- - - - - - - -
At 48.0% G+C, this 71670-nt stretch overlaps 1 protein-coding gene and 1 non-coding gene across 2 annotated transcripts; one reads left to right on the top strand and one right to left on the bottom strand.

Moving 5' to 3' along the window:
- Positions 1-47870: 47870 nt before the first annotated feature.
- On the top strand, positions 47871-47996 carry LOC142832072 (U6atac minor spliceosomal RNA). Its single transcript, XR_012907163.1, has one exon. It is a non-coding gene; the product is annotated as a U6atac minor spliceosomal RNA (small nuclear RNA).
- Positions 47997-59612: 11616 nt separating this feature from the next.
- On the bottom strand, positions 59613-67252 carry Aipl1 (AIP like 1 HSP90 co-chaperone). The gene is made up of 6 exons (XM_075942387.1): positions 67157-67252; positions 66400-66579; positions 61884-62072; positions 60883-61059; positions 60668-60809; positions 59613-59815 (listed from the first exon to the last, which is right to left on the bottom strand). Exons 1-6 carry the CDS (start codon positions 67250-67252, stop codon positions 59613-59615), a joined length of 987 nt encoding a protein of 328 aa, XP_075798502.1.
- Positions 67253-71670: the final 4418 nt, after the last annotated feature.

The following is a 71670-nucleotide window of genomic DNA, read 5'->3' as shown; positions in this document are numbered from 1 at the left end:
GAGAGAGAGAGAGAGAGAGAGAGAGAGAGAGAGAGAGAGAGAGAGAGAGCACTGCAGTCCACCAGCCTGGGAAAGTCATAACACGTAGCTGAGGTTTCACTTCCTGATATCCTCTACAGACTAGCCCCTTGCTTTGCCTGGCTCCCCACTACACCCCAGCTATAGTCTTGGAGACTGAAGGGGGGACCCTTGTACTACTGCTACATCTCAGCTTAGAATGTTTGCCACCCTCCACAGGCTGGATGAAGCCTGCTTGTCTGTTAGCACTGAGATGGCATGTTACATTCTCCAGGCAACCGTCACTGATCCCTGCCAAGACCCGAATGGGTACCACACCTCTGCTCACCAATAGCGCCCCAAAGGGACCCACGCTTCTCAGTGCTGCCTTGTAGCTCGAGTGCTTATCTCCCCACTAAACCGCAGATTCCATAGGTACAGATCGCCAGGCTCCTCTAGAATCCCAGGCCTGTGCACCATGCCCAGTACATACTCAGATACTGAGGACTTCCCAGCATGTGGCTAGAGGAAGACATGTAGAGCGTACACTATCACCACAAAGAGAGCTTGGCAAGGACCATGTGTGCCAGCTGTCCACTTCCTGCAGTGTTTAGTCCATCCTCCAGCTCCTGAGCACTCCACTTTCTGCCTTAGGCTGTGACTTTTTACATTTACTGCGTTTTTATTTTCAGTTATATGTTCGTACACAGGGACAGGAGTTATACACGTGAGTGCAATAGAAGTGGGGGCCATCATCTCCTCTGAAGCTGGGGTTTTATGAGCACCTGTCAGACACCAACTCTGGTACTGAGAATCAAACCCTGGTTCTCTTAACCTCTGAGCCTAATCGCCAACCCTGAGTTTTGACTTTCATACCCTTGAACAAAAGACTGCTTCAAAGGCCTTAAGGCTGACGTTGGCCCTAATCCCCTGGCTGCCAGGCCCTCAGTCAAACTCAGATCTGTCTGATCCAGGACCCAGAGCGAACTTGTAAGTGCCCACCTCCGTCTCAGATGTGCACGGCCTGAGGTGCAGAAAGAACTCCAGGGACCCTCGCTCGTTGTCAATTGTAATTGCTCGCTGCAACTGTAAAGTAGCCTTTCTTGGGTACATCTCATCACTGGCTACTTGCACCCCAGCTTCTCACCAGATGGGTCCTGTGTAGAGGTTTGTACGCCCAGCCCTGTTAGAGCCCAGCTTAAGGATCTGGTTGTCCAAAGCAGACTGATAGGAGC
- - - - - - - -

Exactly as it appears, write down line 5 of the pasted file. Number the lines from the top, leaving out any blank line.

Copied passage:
- Positions 47997-59612: 11616 nt separating this feature from the next.